Restaurant chains across the U.S. are still trying to prepare for the new menu labeling guidelines due to take effect in the coming year. Soon calorie counts will have to be posted prominently next to each item on the menu (and menu boards) in restaurants with 20 or more units. The menu mandate is part of the health care reform passed by Congress last year.
Now some operators speculate that customers will want to know information beyond calorie and nutrition content—they’ll soon want to see the size of the restaurant’s carbon footprint.
Is this a case of TMI (too much information)?
Maybe, maybe not. This is the Information Age, after all, and the customer (still) is always right.
Some eateries are already providing this info, as reported in a story in QSR Magazine. Otarian, an Australian chain that opened a location in New York last year, touts its low-carbon vegetarian menu. Its menu includes calculated carbon savings. For example, its Tex Mex Burger saves 1.39 kg of carbon dioxide emission when compared to a typical beef burger.
Otarian customers also receive “carbon karma credits” for purchases, which can be cashed in for free menu items.
Some restaurants overseas have been transparent about their carbon footprint for a while now. Max Burger in Sweden posts the carbon footprint for each of its menu items, and actively encourages purchase of eco-friendly dishes, even though it might deter customers from ordering its signature beef burger.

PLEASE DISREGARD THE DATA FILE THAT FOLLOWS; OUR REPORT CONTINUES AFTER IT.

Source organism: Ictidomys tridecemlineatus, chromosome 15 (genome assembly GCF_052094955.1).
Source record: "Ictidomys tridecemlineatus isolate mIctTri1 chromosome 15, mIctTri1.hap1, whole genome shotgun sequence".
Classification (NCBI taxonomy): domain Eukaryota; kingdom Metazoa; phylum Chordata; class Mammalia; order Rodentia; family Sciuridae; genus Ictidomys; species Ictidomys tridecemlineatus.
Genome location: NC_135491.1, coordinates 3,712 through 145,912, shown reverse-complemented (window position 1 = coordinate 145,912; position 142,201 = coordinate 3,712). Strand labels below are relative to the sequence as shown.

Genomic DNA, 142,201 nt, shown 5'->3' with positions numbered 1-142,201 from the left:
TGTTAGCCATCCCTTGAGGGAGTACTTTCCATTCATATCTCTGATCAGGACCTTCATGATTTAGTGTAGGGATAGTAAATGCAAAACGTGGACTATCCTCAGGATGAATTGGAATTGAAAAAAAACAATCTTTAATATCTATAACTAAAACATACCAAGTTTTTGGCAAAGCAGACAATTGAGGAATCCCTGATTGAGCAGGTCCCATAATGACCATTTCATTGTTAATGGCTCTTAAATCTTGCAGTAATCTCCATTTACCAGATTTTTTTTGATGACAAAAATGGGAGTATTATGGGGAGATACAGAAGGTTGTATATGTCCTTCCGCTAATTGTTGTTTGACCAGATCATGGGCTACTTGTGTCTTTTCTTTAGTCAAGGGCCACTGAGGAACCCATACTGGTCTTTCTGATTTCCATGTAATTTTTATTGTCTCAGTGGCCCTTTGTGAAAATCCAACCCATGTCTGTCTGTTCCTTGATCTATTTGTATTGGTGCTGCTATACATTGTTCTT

U.S. quick-service restaurants have been less eager to move toward this level of carbon footprint transparency. A restaurant’s carbon footprint requires an exhaustive amount of number crunching. It must include things like electricity, lighting, and food lamps, as well as food and packaging waste. An accurate carbon footprint rating for a hamburger would have to account for the entire life of the cow, from its birth to becoming a hamburger housed by a bun. Is that something you want to know as you’re about to bite into that burger?
McDonald’s Restaurants of Canada is exploring the carbon footprint issue. The division is putting together a management plan to mitigate its carbon impact, according to a spokesman.
If McDonald’s starts publishing its carbon footprint on its menus in the U.S., that would certainly get the attention of the rest of the restaurant industry, big time.
Subway is one prominent restaurant chain moving in this direction. According to Elizabeth Stewart, the company’s marketing director, Subway already publicizes data such as gallons of water saved, pounds of source material saved, equivalents to cars taken off road, truck miles reduced, and oil usage reduced.
As consumers demand to know more and more about the food they purchase, it will be fascinating to see whether things like carbon footprint data will indeed be TMI.
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